Worldwide icon-chevron-right North America icon-chevron-right United States icon-chevron-right New York State icon-chevron-right New York icon-chevron-right The best (and worst) opera and classical music of 2012
Stéphane Denève, Conducts Debussy
Joyce DiDonato, Drama Queens
Jeremy Denk, Ligeti/Beethoven
Katharina Rosenberger, Texturen
Fausto Romitelli, Anamorphosis
New York Polyphony, endBeginning
Morton Feldman, Crippled Symmetry
Michael Mizrahi, The Bright Motion
Anton Bruckner, Symphony No. 9
John Cage, The Works for Percussion 2

The best (and worst) opera and classical music of 2012

Dog Days and Debussy seized the spotlight with vital, surprising sounds

By Steve Smith

The best albums

Stéphane Denève Conducts Debussy

Stéphane Denève Conducts Debussy (Chandos)

The Royal Scottish National Orchestra celebrated Debussy's 150th birthday with a luscious, visceral survey of his major works.

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Joyce DiDonato Drama Queens

Joyce DiDonato, Drama Queens (Virgin Classics)

The much-loved mezzo showed her wild side on a CD of fiercely passionate Baroque arias.

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Jeremy Denk, Ligeti/Beethoven

Jeremy Denk, Ligeti/Beethoven (Nonesuch)

An unorthodox musical thinker, Denk engaged Beethoven’s enigmatic final sonata, dazzled in Ligeti’s études and convinced you that they belong together.

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Katharina Rosenberger, Texturen

Katharina Rosenberger, Texturen (hat[now]ART)

Rosenberger wrote these pieces between 2007 and 2011; authoritatively played by the Wet Ink Ensemble, their keen, disjunct phrases combined to speak volumes.

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Fausto Romitelli, Anamorphosis (Tzadik)

The Talea Ensemble made an exceptional case for this late Italian’s hallucinatory modernism on this gripping, tripping collection.

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New York Polyphony, EndBeginning

New York Polyphony, endBeginning (Bis)

The fast-rising male a cappella quartet mixed luminous Flemish Renaissance works with a modern coda that didn’t sound at all out of place.

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Morton Feldman, Crippled Symmetry

Morton Feldman, Crippled Symmetry (Frozen Reeds)

Recorded 12 years ago and newly issued, this disc presented a live rendition of a luxuriantly enigmatic late work by Feldman, played by hand-picked collaborators.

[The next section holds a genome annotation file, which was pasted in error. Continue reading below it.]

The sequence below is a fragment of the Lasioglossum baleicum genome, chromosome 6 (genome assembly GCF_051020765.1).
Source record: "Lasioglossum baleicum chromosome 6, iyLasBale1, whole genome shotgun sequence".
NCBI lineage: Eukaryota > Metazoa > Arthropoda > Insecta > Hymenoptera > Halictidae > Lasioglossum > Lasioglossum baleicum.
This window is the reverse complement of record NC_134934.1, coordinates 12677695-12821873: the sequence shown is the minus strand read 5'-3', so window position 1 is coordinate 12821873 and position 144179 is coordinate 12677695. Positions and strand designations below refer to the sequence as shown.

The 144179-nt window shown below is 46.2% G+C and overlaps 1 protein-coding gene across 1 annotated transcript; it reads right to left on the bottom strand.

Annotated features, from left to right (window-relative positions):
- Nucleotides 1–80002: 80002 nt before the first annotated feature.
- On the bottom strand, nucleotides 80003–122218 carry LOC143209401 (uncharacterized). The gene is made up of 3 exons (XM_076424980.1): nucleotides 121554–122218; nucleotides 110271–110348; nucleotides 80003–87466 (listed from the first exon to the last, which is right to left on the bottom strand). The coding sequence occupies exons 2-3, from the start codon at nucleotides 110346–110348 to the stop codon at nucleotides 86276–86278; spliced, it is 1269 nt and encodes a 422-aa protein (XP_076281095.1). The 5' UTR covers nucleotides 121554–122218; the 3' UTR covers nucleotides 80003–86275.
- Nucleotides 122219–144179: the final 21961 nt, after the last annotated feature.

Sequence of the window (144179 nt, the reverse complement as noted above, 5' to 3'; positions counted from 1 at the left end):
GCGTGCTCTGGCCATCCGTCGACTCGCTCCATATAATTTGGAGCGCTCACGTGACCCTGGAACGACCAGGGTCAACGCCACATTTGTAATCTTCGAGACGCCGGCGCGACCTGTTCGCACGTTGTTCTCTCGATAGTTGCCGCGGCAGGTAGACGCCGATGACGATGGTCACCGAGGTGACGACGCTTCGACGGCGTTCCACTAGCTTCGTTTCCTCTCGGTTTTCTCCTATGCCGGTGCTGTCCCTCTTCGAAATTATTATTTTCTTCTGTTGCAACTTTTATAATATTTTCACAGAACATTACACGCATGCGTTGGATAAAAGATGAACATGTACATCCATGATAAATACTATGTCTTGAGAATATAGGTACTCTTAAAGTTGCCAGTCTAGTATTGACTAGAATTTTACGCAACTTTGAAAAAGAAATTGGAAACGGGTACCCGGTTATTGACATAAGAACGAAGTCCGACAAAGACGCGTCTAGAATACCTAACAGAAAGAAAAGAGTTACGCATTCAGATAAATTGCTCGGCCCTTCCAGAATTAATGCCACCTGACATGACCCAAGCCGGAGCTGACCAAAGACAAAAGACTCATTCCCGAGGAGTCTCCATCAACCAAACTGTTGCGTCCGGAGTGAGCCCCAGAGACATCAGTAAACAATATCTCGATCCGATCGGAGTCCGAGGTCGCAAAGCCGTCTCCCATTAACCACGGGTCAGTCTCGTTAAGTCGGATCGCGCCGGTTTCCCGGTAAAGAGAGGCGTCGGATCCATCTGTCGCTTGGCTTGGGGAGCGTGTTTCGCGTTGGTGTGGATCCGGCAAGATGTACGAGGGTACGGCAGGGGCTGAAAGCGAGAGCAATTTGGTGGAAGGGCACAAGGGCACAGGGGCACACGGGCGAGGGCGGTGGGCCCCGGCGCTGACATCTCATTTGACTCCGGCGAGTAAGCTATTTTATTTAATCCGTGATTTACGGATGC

Buy on Amazon

Michael Mizrahi, The Bright Motion

Michael Mizrahi, The Bright Motion (New Amsterdam)

The NOW Ensemble pianist offered an illuminating mix of gorgeous, approachable recent works by Judd Greenstein, William Brittelle, Mark Dancigers and others, most of them written expressly for him.

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Anton Bruckner, Symphony No. 9

Anton Bruckner, Symphony No. 9 (EMI Classics)

Simon Rattle and his Berlin Philharmonic players capped a regal account of Bruckner’s unfinished final symphony with a recently completed finale of unique authority and potency.

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John Cage, The Works for Percussion 2

John Cage, The Works for Percussion 2 (Mode)

The Cage centenary brought no few worthy albums, but this commanding overview by Chicago’s Third Coast Percussion swept the field with technical precision, palpable groove and outstanding sound.

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The best events

Lauren Worsham in Dog Days
Photograph: James Matthew Daniel

Dog Days at Montclair State University

Composer David T. Little, librettist Royce Vavrek and director Robert Woodruff fashioned an unforgettable first full-length opera.

Einstein on the Beach
Photograph: Stephanie Berger

Einstein on the Beach at BAM

The groundbreaking Wilson/Glass collaboration returned in visionary triumph and unmistakable joy for Glass’s 75th birthday.

Song from the Uproar
Photograph: Paula Court

Song from the Uproar at the Kitchen

After years of growing up in public, Missy Mazzoli’s dreamlike opera lived up to great expectations and made a star of Abigail Fischer.

Brooklyn Village
Photograph: Laurie Olinder

Brooklyn Village at Roulette

Alan Pierson’s hardy Brooklyn Philharmonic mounted a heady paean to its home borough, both nostalgic and of the moment.

Photograph: Bobby Fisher

Yarn/Wire at Issue Project Room

This adventurous quartet proved the virtue of playing the field with a slate of unconventional commissions.

Philip Glass

Philip Glass Ensemble at the Park Avenue Armory

Nearly 40 years after its completion, Music in 12 Parts retained its vertiginous thrills in a fresh traversal by Glass and his band

Michael Tilson Thomas
Photograph: Terrence McCarthy

San Francisco Symphony at Carnegie Hall

Michael Tilson Thomas mixed a smoothie onstage as Jessye Norman typed—and John Cage was honored unforgettably.

David Lang
Photograph: Peter Serling

David Lang at Zankel Hall

The Pulitzer winner paired his heartbreakingly lovely Little Match Girl Passion with a provocative indie-rock gaze into Schubert's songful soul.

Mantra Percussion: Timber
Photograph: Lawrence Mesich

Mantra Percussion at BAM

Timber, Michael Gordon's tour de force for two-by-fours, mesmerized in a superhuman account by Mantra, deftly lit and amplified.
Philharmonic 360 at the Park Avenue Armory
Photograph: Chris Lee

Philharmonic 360 at the Park Avenue Armory

Placed last only because I missed it due to illness, this closely scrutinized, widely acclaimed event demanded citation for exemplifying Alan Gilbert's most daring ambitions for the Phil.

The worst

Deborah Voigt, featured in Der Ring des Nibelungen

The Metropolitan Opera Ring cycle

Despite genuinely impactful individual performances, seldom has so much hype, labor and money amounted to so little of substance.


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